Can a Bank Mortgage Company Take Your Tax Refund?

Never spend or count on your tax refund until you have it in hand.

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Falling behind on your mortgage impacts your finances in several ways. Your first hit goes on your credit report where you start showing past-due balances lowering your credit score. If you never bring the payments back to green, the bank may begin foreclosure proceedings, which could ultimately lead to a deficiency judgment. Regardless, whether you already went through foreclosure or just owe last month’s bill, your tax refund is safe from garnishment by your mortgage company, until you deposit it in the bank.


A mortgage company cannot garnish your tax refund unless you deposit the refund in the bank after you're already subject to a deficiency judgment.

A Mortgage Company Cannot Garnish Your Tax Refund

The good news is that no private creditor can garnish a tax refund. Private creditors are creditors that are not the government, so that includes banks that hold mortgages. Because the IRS is a government entity, it is entitled to sovereign immunity under the U.S. Constitution, Article III, Section 2, which means that it is immune from suit. Immunity from suit means that the IRS cannot be subject to legal process unless it waives its immunity, and a garnishment action is legal process. Only federal and state government agencies, such as the Social Security Administration or the IRS itself, can garnish a tax refund.

Who Can Garnish Your Tax Refund

The Internal Revenue Service does offer a refund offset program to recover monies owed. The catch is the offset program is only available to local, state and federal municipalities to recover past-due government debts. The IRS may take your refund for back child support or defaulted student loans, but not for a private debt such as a defaulted mortgage balance. However, once the refund hits your bank account, sovereign immunity no longer applies, and it can be garnished.

Tax Consequences of Foreclosure on Rental Property or Residential Property

Homeowners who already finished foreclosure often face one of two outcomes: forgiven debt or a deficiency judgment. Your foreclosure tax liability will depend upon whether the remaining debt is forgiven. In many states, when a bank uses a non-judicial foreclosure, it cannot pursue a judgment for the remaining balance after the house is sold at auction. Instead, the balance is written off as forgiven debt. The IRS considers forgiven debt to be taxable income and treats it as such. The lender will issue you a Form 1099-C for you to report the debt forgiveness as income. If the bank forgives the debt, your post-foreclosure tax refund may be less than expected. Increasing your taxable income increases your tax burden.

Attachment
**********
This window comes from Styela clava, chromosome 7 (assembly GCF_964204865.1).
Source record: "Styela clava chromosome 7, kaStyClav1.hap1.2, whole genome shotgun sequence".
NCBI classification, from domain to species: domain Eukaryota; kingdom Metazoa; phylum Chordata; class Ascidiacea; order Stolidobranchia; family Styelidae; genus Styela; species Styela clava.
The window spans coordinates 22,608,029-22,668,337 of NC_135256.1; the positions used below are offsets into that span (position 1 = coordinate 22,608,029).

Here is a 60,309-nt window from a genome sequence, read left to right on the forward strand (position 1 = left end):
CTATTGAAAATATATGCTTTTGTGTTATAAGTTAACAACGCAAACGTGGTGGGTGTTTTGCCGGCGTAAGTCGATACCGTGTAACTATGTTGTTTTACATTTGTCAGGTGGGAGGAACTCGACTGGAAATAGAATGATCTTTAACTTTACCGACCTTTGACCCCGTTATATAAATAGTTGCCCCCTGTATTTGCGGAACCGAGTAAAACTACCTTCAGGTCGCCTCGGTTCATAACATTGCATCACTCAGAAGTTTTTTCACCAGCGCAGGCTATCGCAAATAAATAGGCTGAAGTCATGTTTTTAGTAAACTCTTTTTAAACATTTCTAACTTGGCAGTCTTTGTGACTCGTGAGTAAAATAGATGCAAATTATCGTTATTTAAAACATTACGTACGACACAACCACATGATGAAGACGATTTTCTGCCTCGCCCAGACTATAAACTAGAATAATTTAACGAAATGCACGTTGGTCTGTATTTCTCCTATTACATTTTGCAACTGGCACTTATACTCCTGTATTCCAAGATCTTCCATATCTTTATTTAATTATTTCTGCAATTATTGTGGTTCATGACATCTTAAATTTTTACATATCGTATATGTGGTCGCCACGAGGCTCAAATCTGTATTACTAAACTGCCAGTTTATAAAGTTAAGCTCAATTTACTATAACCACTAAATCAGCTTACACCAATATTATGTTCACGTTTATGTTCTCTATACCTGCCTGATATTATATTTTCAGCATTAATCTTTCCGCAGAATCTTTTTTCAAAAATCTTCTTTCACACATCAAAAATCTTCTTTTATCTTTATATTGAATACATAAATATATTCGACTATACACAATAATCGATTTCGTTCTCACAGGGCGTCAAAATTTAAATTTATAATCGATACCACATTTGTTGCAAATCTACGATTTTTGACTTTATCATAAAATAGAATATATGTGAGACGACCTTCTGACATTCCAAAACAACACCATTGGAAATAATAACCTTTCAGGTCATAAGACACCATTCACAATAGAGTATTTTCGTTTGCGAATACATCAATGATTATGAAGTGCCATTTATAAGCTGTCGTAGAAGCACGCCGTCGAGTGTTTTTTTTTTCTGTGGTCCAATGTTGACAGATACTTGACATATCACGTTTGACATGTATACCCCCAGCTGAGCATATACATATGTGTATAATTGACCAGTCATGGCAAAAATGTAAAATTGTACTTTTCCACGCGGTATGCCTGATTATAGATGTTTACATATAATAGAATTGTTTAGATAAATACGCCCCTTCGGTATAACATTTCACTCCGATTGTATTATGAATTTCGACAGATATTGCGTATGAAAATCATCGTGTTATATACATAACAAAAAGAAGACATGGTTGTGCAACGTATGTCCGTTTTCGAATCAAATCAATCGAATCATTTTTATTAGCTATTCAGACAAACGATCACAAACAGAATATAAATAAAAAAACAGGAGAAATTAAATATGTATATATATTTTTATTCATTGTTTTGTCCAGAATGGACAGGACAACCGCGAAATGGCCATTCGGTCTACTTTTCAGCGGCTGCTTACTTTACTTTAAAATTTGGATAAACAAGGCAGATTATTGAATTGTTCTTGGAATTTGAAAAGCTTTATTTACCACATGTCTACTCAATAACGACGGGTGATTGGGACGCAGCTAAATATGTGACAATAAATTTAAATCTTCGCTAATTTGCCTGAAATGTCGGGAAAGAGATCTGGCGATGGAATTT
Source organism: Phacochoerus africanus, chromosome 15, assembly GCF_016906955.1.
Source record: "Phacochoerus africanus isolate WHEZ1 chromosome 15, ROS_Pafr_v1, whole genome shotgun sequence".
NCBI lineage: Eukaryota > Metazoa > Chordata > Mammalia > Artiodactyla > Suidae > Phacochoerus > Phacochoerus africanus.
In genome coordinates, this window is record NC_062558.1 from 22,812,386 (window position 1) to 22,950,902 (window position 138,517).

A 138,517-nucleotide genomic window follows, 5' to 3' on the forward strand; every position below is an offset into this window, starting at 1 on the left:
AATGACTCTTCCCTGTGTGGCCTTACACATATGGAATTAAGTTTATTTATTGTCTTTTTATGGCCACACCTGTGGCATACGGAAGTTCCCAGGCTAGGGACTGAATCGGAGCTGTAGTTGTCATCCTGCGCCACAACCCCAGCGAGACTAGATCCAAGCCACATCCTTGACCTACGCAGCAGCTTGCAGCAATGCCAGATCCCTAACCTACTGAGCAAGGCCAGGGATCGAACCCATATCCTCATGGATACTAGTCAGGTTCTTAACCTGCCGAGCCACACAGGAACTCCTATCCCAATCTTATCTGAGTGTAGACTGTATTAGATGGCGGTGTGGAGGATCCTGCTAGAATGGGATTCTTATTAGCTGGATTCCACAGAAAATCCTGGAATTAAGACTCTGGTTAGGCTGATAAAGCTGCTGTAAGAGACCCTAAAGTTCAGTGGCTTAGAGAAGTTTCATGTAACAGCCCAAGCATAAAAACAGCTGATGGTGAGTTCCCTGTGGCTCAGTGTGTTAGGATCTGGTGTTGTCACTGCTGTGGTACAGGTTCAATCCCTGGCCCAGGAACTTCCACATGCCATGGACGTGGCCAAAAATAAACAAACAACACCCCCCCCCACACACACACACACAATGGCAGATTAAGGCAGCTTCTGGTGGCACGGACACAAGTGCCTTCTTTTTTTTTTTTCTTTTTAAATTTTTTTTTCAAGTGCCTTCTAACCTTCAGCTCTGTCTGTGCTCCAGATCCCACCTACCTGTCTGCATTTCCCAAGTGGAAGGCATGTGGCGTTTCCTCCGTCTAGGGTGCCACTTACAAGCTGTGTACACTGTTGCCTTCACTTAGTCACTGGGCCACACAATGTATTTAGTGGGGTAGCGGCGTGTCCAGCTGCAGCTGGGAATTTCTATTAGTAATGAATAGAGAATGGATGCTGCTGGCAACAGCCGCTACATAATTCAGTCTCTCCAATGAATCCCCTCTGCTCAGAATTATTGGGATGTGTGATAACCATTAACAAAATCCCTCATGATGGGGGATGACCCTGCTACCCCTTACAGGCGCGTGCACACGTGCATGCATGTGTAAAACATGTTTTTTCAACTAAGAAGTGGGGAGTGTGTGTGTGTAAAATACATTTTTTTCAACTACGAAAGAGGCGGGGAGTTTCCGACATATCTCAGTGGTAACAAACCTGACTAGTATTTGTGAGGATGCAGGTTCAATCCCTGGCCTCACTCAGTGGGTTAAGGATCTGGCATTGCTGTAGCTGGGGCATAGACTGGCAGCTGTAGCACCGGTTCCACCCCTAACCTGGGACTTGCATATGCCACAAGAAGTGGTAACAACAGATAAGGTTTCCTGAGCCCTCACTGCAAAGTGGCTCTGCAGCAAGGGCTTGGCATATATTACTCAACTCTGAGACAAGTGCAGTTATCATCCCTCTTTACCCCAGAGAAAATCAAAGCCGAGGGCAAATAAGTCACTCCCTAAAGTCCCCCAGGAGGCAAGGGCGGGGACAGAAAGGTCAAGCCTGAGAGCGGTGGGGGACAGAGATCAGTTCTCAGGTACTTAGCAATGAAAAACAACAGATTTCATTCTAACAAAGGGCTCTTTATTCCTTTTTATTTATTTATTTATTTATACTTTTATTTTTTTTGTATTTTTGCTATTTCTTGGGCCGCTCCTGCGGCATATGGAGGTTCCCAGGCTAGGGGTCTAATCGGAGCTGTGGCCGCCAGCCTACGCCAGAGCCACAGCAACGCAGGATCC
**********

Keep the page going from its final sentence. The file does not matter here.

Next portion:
On the other hand, if your mortgage company forecloses and does pursue you for a deficiency judgment, once a money judgment is obtained, the bank can start looking to your bank accounts for post-judgment execution as permitted by the law of your state.

Bank Levies to Satisfy Deficiency Judgments

Deficiency judgments come at the conclusion of a judicial foreclosure. When the lender takes you to court, it may request a judgment for the balance owed after the house is sold at auction. The lender may pursue several remedies including wage garnishment and bank levies. Once your refund money hits your bank account, the IRS has no control over it. If your mortgage company levies your bank account, it could take your refund to cover the judgment balance.

Considerations after Foreclosure

Contact your lender as soon as possible to work out a payment arrangement to make up the past-due balance. Homeowners facing foreclosure may qualify for a loan modification program to save the property. Most mortgage lenders work with distressed homeowners to find solutions to a financial hardship. If you have a deficiency judgment, the mortgage company may set up payment arrangements to pay the balance instead of pursuing forced-payment options such as garnishment or levies.